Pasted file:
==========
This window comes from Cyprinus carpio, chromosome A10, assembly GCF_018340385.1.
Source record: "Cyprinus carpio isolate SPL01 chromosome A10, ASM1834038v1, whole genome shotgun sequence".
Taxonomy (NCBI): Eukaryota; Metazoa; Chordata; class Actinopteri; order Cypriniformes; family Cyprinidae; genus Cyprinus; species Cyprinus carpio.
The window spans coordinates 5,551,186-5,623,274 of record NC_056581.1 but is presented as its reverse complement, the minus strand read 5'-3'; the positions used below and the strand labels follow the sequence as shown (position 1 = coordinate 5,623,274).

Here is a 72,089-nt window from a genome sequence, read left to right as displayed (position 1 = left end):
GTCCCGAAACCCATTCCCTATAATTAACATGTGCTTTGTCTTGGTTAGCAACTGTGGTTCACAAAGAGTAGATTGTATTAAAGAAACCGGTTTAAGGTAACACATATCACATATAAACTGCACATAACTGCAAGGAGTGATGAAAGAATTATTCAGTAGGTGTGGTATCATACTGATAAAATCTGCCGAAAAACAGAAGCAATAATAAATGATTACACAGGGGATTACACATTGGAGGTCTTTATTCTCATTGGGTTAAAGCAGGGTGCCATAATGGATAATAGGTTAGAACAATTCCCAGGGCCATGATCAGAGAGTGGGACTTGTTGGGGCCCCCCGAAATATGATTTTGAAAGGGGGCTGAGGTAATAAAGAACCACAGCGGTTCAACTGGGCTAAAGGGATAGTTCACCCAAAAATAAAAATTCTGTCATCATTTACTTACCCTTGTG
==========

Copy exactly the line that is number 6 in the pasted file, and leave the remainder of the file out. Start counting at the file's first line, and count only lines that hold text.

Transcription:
GTCCCGAAACCCATTCCCTATAATTAACATGTGCTTTGTCTTGGTTAGCAACTGTGGTTCACAAAGAGTAGATTGTATTAAAGAAACCGGTTTAAGGTAACACATATCACATATAAACTGCACATAACTGCAAGGAGTGATGAAAGAATTATTCAGTAGGTGTGGTATCATACTGATAAAATCTGCCGAAAAACAGAAGCAATAATAAATGATTACACAGGGGATTACACATTGGAGGTCTTTATTCTCATTGGGTTAAAGCAGGGTGCCATAATGGATAATAGGTTAGAACAATTCCCAGGGCCATGATCAGAGAGTGGGACTTGTTGGGGCCCCCCGAAATATGATTTTGAAAGGGGGCTGAGGTAATAAAGAACCACAGCGGTTCAACTGGGCTAAAGGGATAGTTCACCCAAAAATAAAAATTCTGTCATCATTTACTTACCCTTGTG